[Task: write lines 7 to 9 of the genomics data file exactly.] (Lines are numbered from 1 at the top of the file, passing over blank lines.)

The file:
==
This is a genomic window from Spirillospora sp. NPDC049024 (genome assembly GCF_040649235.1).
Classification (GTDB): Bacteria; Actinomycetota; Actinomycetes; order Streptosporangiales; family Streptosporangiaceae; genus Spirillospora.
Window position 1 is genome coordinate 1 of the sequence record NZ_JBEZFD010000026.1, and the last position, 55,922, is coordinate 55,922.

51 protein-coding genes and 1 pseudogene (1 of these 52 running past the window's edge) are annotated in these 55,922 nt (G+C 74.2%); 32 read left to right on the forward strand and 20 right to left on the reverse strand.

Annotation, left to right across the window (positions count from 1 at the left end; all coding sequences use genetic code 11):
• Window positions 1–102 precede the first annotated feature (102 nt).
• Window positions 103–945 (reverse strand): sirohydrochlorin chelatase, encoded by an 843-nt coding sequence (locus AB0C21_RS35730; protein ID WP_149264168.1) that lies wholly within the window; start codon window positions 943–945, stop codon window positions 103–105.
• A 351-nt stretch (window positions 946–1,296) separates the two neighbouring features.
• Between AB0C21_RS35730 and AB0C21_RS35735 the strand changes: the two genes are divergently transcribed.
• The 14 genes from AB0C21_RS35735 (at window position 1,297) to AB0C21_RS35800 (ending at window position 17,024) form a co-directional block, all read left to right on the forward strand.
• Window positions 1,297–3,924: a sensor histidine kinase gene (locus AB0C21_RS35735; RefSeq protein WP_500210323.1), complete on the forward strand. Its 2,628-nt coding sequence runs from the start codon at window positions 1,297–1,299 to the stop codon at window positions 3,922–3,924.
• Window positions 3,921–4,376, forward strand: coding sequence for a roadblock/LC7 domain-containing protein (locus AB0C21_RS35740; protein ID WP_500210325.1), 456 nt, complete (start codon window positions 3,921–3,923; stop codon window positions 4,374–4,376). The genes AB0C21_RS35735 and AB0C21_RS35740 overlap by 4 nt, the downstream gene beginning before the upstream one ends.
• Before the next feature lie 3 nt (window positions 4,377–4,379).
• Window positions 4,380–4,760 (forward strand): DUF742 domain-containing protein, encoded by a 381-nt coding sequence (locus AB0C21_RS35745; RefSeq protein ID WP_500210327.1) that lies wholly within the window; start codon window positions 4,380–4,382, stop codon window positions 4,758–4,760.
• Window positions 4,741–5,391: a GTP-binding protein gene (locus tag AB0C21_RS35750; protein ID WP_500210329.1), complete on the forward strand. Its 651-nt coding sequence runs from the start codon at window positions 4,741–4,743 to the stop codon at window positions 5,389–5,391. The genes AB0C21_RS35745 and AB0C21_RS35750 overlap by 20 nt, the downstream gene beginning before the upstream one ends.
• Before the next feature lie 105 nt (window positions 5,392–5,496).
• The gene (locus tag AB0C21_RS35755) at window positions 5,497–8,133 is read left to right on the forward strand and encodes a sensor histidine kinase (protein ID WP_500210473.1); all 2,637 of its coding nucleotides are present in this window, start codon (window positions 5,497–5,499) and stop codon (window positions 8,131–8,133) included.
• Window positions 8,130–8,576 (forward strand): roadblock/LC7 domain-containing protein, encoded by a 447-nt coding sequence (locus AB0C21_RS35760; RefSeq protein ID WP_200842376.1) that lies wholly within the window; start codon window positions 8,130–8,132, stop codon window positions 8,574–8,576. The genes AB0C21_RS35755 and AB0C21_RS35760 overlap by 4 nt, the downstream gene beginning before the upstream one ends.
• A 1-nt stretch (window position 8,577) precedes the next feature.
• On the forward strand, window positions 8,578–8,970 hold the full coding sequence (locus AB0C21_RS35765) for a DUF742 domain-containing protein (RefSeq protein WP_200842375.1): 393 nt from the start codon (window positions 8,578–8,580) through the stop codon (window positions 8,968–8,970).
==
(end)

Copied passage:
• Window positions 103–945 (reverse strand): sirohydrochlorin chelatase, encoded by an 843-nt coding sequence (locus AB0C21_RS35730; protein ID WP_149264168.1) that lies wholly within the window; start codon window positions 943–945, stop codon window positions 103–105.
• A 351-nt stretch (window positions 946–1,296) separates the two neighbouring features.
• Between AB0C21_RS35730 and AB0C21_RS35735 the strand changes: the two genes are divergently transcribed.